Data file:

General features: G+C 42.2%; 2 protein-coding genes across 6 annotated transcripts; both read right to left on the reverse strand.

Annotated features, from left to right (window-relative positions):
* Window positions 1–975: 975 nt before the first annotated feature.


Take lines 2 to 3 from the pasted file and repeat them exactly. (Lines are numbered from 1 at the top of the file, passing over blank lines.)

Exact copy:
Annotated features, from left to right (window-relative positions):
* Window positions 1–975: 975 nt before the first annotated feature.